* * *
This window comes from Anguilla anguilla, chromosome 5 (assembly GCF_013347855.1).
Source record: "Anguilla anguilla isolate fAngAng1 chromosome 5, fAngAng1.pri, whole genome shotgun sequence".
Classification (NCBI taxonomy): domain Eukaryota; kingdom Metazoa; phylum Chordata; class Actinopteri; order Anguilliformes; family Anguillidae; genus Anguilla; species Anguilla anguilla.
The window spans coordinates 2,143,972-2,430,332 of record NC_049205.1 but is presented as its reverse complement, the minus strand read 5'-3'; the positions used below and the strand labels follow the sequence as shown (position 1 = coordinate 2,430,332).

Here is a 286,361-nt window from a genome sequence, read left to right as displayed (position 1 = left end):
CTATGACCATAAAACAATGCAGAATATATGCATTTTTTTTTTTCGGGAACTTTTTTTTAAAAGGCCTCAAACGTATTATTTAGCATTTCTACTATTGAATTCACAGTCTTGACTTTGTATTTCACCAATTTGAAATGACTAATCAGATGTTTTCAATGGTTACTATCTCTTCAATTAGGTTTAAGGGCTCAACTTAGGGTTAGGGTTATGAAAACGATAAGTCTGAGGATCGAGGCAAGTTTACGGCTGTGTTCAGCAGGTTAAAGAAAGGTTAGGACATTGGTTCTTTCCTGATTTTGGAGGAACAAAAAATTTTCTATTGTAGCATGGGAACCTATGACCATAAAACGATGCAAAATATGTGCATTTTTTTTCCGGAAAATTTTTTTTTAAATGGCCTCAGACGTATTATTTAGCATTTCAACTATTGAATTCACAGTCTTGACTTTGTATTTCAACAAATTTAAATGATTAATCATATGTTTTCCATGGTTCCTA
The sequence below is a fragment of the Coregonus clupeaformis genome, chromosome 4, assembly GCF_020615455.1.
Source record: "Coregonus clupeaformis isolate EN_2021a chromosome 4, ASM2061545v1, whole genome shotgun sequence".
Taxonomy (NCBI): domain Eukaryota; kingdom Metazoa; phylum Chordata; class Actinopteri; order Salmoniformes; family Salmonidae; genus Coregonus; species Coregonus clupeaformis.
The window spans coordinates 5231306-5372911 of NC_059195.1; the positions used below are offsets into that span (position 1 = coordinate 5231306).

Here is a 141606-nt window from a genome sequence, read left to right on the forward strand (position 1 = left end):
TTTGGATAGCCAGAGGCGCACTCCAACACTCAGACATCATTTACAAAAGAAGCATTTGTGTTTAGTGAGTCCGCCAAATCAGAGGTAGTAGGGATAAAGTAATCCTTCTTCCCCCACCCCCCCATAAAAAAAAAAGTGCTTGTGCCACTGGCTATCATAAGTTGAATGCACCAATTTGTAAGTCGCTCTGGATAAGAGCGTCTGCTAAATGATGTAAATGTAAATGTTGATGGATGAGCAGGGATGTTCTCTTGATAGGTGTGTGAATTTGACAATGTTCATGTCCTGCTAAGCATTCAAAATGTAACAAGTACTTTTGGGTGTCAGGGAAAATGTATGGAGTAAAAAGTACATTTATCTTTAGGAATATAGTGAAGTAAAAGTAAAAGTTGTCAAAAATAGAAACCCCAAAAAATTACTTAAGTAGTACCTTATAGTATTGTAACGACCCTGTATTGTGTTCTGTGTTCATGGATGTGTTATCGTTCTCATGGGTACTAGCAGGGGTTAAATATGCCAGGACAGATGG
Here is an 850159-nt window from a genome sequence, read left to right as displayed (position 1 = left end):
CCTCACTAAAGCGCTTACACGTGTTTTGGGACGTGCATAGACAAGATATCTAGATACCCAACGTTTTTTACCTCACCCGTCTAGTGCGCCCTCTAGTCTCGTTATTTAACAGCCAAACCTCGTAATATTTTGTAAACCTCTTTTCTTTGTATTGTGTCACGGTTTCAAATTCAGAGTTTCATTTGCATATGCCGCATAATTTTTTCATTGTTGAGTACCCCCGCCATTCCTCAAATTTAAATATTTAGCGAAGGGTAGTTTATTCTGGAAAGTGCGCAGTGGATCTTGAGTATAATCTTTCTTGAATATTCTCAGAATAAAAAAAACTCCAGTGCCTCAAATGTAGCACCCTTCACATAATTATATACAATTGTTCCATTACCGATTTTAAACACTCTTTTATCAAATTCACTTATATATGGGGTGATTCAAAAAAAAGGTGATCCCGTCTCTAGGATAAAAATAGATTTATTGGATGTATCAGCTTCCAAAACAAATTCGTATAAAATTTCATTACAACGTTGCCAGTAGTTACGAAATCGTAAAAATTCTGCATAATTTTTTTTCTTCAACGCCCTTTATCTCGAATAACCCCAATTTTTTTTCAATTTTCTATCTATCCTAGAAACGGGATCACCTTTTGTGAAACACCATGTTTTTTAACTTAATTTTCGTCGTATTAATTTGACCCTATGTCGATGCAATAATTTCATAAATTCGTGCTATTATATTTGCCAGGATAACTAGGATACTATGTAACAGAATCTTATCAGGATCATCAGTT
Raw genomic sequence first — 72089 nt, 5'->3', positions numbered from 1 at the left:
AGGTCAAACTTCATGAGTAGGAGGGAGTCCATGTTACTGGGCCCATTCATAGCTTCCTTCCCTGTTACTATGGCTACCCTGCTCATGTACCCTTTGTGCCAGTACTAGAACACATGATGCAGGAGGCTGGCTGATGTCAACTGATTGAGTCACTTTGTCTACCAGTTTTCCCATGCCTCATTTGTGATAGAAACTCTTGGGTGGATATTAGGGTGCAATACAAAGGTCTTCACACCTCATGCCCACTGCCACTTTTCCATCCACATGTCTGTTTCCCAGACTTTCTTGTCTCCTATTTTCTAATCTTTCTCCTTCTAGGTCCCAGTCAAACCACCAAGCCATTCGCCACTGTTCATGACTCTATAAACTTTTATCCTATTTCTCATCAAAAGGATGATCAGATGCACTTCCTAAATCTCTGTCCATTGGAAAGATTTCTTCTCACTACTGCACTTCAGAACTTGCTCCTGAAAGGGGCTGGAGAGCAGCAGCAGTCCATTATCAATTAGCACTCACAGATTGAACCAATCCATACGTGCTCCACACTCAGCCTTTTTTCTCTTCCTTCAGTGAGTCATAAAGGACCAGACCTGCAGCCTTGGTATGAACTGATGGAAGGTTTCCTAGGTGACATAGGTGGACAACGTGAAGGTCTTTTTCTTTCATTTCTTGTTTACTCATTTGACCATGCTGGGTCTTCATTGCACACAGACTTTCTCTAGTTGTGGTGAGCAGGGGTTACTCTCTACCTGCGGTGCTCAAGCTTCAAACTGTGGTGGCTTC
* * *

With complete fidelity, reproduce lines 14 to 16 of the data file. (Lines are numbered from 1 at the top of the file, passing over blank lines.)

CCTCACTAAAGCGCTTACACGTGTTTTGGGACGTGCATAGACAAGATATCTAGATACCCAACGTTTTTTACCTCACCCGTCTAGTGCGCCCTCTAGTCTCGTTATTTAACAGCCAAACCTCGTAATATTTTGTAAACCTCTTTTCTTTGTATTGTGTCACGGTTTCAAATTCAGAGTTTCATTTGCATATGCCGCATAATTTTTTCATTGTTGAGTACCCCCGCCATTCCTCAAATTTAAATATTTAGCGAAGGGTAGTTTATTCTGGAAAGTGCGCAGTGGATCTTGAGTATAATCTTTCTTGAATATTCTCAGAATAAAAAAAACTCCAGTGCCTCAAATGTAGCACCCTTCACATAATTATATACAATTGTTCCATTACCGATTTTAAACACTCTTTTATCAAATTCACTTATATATGGGGTGATTCAAAAAAAAGGTGATCCCGTCTCTAGGATAAAAATAGATTTATTGGATGTATCAGCTTCCAAAACAAATTCGTATAAAATTTCATTACAACGTTGCCAGTAGTTACGAAATCGTAAAAATTCTGCATAATTTTTTTTCTTCAACGCCCTTTATCTCGAATAACCCCAATTTTTTTTCAATTTTCTATCTATCCTAGAAACGGGATCACCTTTTGTGAAACACCATGTTTTTTAACTTAATTTTCGTCGTATTAATTTGACCCTATGTCGATGCAATAATTTCATAAATTCGTGCTATTATATTTGCCAGGATAACTAGGATACTATGTAACAGAATCTTATCAGGATCATCAGTT
Raw genomic sequence first — 72089 nt, 5'->3', positions numbered from 1 at the left:
AGGTCAAACTTCATGAGTAGGAGGGAGTCCATGTTACTGGGCCCATTCATAGCTTCCTTCCCTGTTACTATGGCTACCCTGCTCATGTACCCTTTGTGCCAGTACTAGAACACATGATGCAGGAGGCTGGCTGATGTCAACTGATTGAGTCACTTTGTCTACCAGTTTTCCCATGCCTCATTTGTGATAGAAACTCTTGGGTGGATATTAGGGTGCAATACAAAGGTCTTCACACCTCATGCCCACTGCCACTTTTCCATCCACATGTCTGTTTCCCAGACTTTCTTGTCTCCTATTTTCTAATCTTTCTCCTTCTAGGTCCCAGTCAAACCACCAAGCCATTCGCCACTGTTCATGACTCTATAAACTTTTATCCTATTTCTCATCAAAAGGATGATCAGATGCACTTCCTAAATCTCTGTCCATTGGAAAGATTTCTTCTCACTACTGCACTTCAGAACTTGCTCCTGAAAGGGGCTGGAGAGCAGCAGCAGTCCATTATCAATTAGCACTCACAGATTGAACCAATCCATACGTGCTCCACACTCAGCCTTTTTTCTCTTCCTTCAGTGAGTCATAAAGGACCAGACCTGCAGCCTTGGTATGAACTGATGGAAGGTTTCCTAGGTGACATAGGTGGACAACGTGAAGGTCTTTTTCTTTCATTTCTTGTTTACTCATTTGACCATGCTGGGTCTTCATTGCACACAGACTTTCTCTAGTTGTGGTGAGCAGGGGTTACTCTCTACCTGCGGTGCTCAAGCTTCAAACTGTGGTGGCTTC